2. I’ve been collecting materials for a book on Catalytic Converters. The most interesting stuff is the personalities involved, and there were some REALLY wild people involved in the R&D.

        Never mind the personalities involved on the regulatory side, like Richard M. Nixon.


        1. “Catalytic Converters I Have Known”

          On Tue, Jan 15, 2013 at 2:53 PM, According To Hoyt wrote:

          > ** > Wayne Borean aka The Mad Hatter commented: “I’ve been collecting > materials for a book on Catalytic Converters. The most interesting stuff is > the personalities involved, and there were some REALLY wild people involved > in the R&D. Never mind the personalities involved on the regulatory side, l” >

    1. That’s a good way of putting it. Every history textbook I had seemed to have as its main purpose driving me away from learning it, even though an occasional piece here and there would catch my attention.

      I’ve learned more history on the Internet, by watching people discuss it, than I ever did in school.

      1. The other part of not learning history in school is that for some reason what should be the most interesting subject is always taught by the most boring teacher that can be found. It takes real talent to make the Holocaust, Gaudalcanal, and Thermopylae a yawn; but every history teacher I had had mastered that talent.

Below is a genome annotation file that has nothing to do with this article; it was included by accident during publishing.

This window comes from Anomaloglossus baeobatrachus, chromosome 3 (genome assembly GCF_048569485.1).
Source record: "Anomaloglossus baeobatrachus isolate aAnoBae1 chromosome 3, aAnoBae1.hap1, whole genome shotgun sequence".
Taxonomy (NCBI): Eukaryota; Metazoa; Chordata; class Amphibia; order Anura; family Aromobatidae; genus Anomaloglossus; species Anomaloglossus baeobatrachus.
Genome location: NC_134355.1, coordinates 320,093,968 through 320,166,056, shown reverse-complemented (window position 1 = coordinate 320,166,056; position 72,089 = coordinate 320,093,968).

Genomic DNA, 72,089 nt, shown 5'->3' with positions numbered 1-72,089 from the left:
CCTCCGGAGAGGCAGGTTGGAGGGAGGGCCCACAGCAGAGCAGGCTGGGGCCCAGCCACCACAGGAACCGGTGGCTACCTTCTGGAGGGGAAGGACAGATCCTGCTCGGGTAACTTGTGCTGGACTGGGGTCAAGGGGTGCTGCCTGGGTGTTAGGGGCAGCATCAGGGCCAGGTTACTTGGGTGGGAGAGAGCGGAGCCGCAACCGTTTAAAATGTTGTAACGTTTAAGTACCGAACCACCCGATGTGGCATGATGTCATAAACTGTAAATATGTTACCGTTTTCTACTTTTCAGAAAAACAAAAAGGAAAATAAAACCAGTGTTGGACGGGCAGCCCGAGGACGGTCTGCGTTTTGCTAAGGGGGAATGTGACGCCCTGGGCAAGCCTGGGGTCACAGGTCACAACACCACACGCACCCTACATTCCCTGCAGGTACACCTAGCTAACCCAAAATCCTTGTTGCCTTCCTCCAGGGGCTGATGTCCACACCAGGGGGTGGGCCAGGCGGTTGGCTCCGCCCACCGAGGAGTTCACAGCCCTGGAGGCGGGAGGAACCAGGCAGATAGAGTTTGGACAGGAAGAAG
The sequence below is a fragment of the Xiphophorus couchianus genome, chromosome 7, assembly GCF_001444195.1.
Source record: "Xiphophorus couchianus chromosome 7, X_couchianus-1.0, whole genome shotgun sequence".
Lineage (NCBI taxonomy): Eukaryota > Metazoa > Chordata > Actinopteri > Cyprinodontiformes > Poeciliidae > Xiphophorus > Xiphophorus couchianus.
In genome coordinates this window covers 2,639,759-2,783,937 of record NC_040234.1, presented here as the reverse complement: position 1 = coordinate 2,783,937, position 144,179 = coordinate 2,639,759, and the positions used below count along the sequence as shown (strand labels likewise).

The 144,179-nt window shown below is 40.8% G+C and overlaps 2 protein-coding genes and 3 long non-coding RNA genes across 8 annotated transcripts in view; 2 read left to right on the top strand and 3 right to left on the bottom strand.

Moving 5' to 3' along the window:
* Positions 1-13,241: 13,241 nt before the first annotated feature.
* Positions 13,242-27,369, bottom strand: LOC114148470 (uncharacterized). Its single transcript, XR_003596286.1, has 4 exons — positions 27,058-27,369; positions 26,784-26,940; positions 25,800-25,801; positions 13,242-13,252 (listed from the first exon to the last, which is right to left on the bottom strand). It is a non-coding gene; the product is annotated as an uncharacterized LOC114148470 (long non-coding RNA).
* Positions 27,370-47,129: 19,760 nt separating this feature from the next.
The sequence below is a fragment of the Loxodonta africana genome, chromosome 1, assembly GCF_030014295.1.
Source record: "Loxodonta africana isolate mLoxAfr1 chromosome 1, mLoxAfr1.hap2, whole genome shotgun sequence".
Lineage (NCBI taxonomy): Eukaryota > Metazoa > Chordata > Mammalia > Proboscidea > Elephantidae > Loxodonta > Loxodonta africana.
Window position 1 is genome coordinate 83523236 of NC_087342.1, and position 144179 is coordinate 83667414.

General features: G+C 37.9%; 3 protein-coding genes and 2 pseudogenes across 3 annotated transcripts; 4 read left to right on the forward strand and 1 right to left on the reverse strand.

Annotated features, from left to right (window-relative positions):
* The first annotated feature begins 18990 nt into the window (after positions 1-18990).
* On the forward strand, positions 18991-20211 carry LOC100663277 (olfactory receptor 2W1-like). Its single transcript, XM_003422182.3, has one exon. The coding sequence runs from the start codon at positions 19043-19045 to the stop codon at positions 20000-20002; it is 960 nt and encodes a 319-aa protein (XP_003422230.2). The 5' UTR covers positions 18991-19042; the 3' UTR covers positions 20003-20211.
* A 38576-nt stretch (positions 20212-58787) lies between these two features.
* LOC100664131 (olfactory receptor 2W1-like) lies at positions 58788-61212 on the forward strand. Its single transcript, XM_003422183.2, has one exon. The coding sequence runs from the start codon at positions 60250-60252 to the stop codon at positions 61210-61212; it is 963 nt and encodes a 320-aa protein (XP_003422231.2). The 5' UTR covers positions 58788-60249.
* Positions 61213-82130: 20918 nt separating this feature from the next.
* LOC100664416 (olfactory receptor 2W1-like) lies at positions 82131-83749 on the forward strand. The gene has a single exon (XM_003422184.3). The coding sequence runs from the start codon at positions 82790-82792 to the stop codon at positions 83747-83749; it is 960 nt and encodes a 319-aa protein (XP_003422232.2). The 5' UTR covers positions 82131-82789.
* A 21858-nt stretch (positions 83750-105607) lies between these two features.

1. Hell,I had a medieval history prof who was purely the most boring lecturer I ever listened to. Honestly, how could you make medieval history a yawner? Knights, the crusades, chivalry, passage of arms, wars, castles …how on earth could all of that be rendered as tedius as … well, the Driver Ed training manuel. Yet he managed it – a gift, I guess. Fortunately, he assigned wonderful texts to read, while his lectures were Sominex-onna-stick. I was writing a thriller WWII adventure novel, in the back of the class – poor man, he probably thought I was taking copious notes.

        2. My boarding school had a renowned & beloved history teacher who retired the year I matriculated. From the stories I heard he had a knack for bringing the subject to life.

          I s’pose it matters when, during a discussion of the War Between The States, you can tell the class, “So, I asked my grand-dad: what did you guys do when you heard that Rebel Yell?”

  5. Maybe I’m paranoid (all real paranoids say maybe I’m paranoid) but behind all this Leftism and moral relativism lurks people actively waiting for the return of European supremacy. If you accept that Socialism (a European political invention) is superior eventually you will accept Europeans or those of racial European extraction as superior. I have seen the rise of Leftist thinking coincide with the increasing pessimism with America’s economic future and these ideas are often held by young whites frightened by their visible loss of economic power relative to once less powerful minorities (Asians, Indians, etc.) both in America and abroad. Sure they say that they are for economic justice but once a minority group (either foreign and domestic) improves their condition they become the enemy and Uncle Tom’s (ie. conservative blacks).